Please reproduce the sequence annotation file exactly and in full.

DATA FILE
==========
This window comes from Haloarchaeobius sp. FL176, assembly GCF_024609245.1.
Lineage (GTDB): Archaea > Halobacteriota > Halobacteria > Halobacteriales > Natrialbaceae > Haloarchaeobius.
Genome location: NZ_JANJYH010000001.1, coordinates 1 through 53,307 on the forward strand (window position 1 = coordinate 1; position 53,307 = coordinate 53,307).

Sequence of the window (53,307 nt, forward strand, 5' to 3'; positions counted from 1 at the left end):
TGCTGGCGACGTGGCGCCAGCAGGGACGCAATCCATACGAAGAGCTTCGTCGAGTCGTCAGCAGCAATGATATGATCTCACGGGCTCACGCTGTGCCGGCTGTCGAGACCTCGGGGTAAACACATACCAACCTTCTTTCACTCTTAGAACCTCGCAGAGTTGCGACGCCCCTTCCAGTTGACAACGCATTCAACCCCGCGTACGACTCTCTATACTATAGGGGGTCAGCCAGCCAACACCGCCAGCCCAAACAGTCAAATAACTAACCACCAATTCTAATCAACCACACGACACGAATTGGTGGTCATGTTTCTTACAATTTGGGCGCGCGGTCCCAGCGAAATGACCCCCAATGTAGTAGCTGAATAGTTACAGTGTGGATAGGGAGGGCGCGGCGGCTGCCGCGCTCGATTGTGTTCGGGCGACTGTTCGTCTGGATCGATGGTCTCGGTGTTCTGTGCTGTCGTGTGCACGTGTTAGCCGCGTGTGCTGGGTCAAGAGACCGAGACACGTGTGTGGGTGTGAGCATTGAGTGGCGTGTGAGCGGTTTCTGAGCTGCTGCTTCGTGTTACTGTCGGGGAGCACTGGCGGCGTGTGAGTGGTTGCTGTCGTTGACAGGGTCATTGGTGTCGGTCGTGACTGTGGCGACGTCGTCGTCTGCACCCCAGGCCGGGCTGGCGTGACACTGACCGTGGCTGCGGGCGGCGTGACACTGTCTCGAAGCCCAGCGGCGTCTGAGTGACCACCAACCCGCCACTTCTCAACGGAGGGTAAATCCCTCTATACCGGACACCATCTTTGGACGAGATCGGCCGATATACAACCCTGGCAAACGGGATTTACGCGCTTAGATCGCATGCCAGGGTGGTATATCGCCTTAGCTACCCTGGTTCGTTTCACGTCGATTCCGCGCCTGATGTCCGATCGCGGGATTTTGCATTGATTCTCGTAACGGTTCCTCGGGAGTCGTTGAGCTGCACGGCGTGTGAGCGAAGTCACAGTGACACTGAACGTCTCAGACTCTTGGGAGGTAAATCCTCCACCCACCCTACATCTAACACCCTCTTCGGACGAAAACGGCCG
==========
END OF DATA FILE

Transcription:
This window comes from Haloarchaeobius sp. FL176, assembly GCF_024609245.1.
Lineage (GTDB): Archaea > Halobacteriota > Halobacteria > Halobacteriales > Natrialbaceae > Haloarchaeobius.
Genome location: NZ_JANJYH010000001.1, coordinates 1 through 53,307 on the forward strand (window position 1 = coordinate 1; position 53,307 = coordinate 53,307).

Sequence of the window (53,307 nt, forward strand, 5' to 3'; positions counted from 1 at the left end):
TGCTGGCGACGTGGCGCCAGCAGGGACGCAATCCATACGAAGAGCTTCGTCGAGTCGTCAGCAGCAATGATATGATCTCACGGGCTCACGCTGTGCCGGCTGTCGAGACCTCGGGGTAAACACATACCAACCTTCTTTCACTCTTAGAACCTCGCAGAGTTGCGACGCCCCTTCCAGTTGACAACGCATTCAACCCCGCGTACGACTCTCTATACTATAGGGGGTCAGCCAGCCAACACCGCCAGCCCAAACAGTCAAATAACTAACCACCAATTCTAATCAACCACACGACACGAATTGGTGGTCATGTTTCTTACAATTTGGGCGCGCGGTCCCAGCGAAATGACCCCCAATGTAGTAGCTGAATAGTTACAGTGTGGATAGGGAGGGCGCGGCGGCTGCCGCGCTCGATTGTGTTCGGGCGACTGTTCGTCTGGATCGATGGTCTCGGTGTTCTGTGCTGTCGTGTGCACGTGTTAGCCGCGTGTGCTGGGTCAAGAGACCGAGACACGTGTGTGGGTGTGAGCATTGAGTGGCGTGTGAGCGGTTTCTGAGCTGCTGCTTCGTGTTACTGTCGGGGAGCACTGGCGGCGTGTGAGTGGTTGCTGTCGTTGACAGGGTCATTGGTGTCGGTCGTGACTGTGGCGACGTCGTCGTCTGCACCCCAGGCCGGGCTGGCGTGACACTGACCGTGGCTGCGGGCGGCGTGACACTGTCTCGAAGCCCAGCGGCGTCTGAGTGACCACCAACCCGCCACTTCTCAACGGAGGGTAAATCCCTCTATACCGGACACCATCTTTGGACGAGATCGGCCGATATACAACCCTGGCAAACGGGATTTACGCGCTTAGATCGCATGCCAGGGTGGTATATCGCCTTAGCTACCCTGGTTCGTTTCACGTCGATTCCGCGCCTGATGTCCGATCGCGGGATTTTGCATTGATTCTCGTAACGGTTCCTCGGGAGTCGTTGAGCTGCACGGCGTGTGAGCGAAGTCACAGTGACACTGAACGTCTCAGACTCTTGGGAGGTAAATCCTCCACCCACCCTACATCTAACACCCTCTTCGGACGAAAACGGCCG